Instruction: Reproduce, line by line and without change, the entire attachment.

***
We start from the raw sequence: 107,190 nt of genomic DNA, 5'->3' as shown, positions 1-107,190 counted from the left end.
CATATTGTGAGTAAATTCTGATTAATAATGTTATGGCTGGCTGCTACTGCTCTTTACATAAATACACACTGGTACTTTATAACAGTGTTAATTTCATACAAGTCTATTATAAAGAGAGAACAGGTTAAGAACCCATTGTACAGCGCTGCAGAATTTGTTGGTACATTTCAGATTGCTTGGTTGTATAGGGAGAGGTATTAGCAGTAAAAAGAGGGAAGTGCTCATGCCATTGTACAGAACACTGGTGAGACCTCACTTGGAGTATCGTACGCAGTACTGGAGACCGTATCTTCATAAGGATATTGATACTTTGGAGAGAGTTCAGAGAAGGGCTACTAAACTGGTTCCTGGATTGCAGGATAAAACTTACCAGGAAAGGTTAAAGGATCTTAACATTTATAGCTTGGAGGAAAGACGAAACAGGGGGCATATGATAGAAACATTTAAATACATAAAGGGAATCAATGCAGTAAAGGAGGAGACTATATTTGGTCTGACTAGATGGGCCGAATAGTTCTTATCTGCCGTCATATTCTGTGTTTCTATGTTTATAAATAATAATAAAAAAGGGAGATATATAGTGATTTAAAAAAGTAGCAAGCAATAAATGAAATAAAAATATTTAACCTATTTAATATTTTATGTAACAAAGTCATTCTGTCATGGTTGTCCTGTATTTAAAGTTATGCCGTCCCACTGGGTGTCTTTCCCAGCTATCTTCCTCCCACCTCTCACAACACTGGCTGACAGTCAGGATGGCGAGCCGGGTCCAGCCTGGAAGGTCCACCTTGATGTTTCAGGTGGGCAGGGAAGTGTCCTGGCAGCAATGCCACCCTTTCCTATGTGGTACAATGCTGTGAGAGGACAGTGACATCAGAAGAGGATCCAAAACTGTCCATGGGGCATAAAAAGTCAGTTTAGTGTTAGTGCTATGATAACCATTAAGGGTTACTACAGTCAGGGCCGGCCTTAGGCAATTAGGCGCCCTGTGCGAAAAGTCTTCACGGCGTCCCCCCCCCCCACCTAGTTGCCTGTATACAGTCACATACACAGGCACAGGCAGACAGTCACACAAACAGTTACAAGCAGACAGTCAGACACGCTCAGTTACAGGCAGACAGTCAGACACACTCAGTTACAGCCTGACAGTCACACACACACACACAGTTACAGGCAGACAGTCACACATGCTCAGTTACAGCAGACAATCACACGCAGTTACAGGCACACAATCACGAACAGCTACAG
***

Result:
We start from the raw sequence: 107,190 nt of genomic DNA, 5'->3' as shown, positions 1-107,190 counted from the left end.
CATATTGTGAGTAAATTCTGATTAATAATGTTATGGCTGGCTGCTACTGCTCTTTACATAAATACACACTGGTACTTTATAACAGTGTTAATTTCATACAAGTCTATTATAAAGAGAGAACAGGTTAAGAACCCATTGTACAGCGCTGCAGAATTTGTTGGTACATTTCAGATTGCTTGGTTGTATAGGGAGAGGTATTAGCAGTAAAAAGAGGGAAGTGCTCATGCCATTGTACAGAACACTGGTGAGACCTCACTTGGAGTATCGTACGCAGTACTGGAGACCGTATCTTCATAAGGATATTGATACTTTGGAGAGAGTTCAGAGAAGGGCTACTAAACTGGTTCCTGGATTGCAGGATAAAACTTACCAGGAAAGGTTAAAGGATCTTAACATTTATAGCTTGGAGGAAAGACGAAACAGGGGGCATATGATAGAAACATTTAAATACATAAAGGGAATCAATGCAGTAAAGGAGGAGACTATATTTGGTCTGACTAGATGGGCCGAATAGTTCTTATCTGCCGTCATATTCTGTGTTTCTATGTTTATAAATAATAATAAAAAAGGGAGATATATAGTGATTTAAAAAAGTAGCAAGCAATAAATGAAATAAAAATATTTAACCTATTTAATATTTTATGTAACAAAGTCATTCTGTCATGGTTGTCCTGTATTTAAAGTTATGCCGTCCCACTGGGTGTCTTTCCCAGCTATCTTCCTCCCACCTCTCACAACACTGGCTGACAGTCAGGATGGCGAGCCGGGTCCAGCCTGGAAGGTCCACCTTGATGTTTCAGGTGGGCAGGGAAGTGTCCTGGCAGCAATGCCACCCTTTCCTATGTGGTACAATGCTGTGAGAGGACAGTGACATCAGAAGAGGATCCAAAACTGTCCATGGGGCATAAAAAGTCAGTTTAGTGTTAGTGCTATGATAACCATTAAGGGTTACTACAGTCAGGGCCGGCCTTAGGCAATTAGGCGCCCTGTGCGAAAAGTCTTCACGGCGTCCCCCCCCCCCACCTAGTTGCCTGTATACAGTCACATACACAGGCACAGGCAGACAGTCACACAAACAGTTACAAGCAGACAGTCAGACACGCTCAGTTACAGGCAGACAGTCAGACACACTCAGTTACAGCCTGACAGTCACACACACACACACAGTTACAGGCAGACAGTCACACATGCTCAGTTACAGCAGACAATCACACGCAGTTACAGGCACACAATCACGAACAGCTACAG